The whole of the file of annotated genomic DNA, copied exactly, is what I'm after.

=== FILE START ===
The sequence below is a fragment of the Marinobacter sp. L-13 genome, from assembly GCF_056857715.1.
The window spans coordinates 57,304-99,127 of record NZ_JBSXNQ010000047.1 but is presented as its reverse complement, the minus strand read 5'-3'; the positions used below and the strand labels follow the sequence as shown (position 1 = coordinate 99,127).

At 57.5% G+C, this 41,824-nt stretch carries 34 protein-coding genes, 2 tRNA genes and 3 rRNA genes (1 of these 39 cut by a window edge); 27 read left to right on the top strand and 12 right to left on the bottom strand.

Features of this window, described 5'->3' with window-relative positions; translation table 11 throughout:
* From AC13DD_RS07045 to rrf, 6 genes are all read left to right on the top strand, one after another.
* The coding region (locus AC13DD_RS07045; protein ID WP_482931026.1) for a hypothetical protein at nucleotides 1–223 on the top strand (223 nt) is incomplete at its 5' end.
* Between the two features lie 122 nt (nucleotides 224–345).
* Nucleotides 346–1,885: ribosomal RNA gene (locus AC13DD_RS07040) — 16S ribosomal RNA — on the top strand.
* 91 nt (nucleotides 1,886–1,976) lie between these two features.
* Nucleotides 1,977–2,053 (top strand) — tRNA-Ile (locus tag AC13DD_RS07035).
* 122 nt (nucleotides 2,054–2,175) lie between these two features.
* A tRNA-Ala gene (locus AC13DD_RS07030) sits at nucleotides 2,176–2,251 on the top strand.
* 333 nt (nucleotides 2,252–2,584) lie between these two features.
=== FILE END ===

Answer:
The sequence below is a fragment of the Marinobacter sp. L-13 genome, from assembly GCF_056857715.1.
The window spans coordinates 57,304-99,127 of record NZ_JBSXNQ010000047.1 but is presented as its reverse complement, the minus strand read 5'-3'; the positions used below and the strand labels follow the sequence as shown (position 1 = coordinate 99,127).

At 57.5% G+C, this 41,824-nt stretch carries 34 protein-coding genes, 2 tRNA genes and 3 rRNA genes (1 of these 39 cut by a window edge); 27 read left to right on the top strand and 12 right to left on the bottom strand.

Features of this window, described 5'->3' with window-relative positions; translation table 11 throughout:
* From AC13DD_RS07045 to rrf, 6 genes are all read left to right on the top strand, one after another.
* The coding region (locus AC13DD_RS07045; protein ID WP_482931026.1) for a hypothetical protein at nucleotides 1–223 on the top strand (223 nt) is incomplete at its 5' end.
* Between the two features lie 122 nt (nucleotides 224–345).
* Nucleotides 346–1,885: ribosomal RNA gene (locus AC13DD_RS07040) — 16S ribosomal RNA — on the top strand.
* 91 nt (nucleotides 1,886–1,976) lie between these two features.
* Nucleotides 1,977–2,053 (top strand) — tRNA-Ile (locus tag AC13DD_RS07035).
* 122 nt (nucleotides 2,054–2,175) lie between these two features.
* A tRNA-Ala gene (locus AC13DD_RS07030) sits at nucleotides 2,176–2,251 on the top strand.
* 333 nt (nucleotides 2,252–2,584) lie between these two features.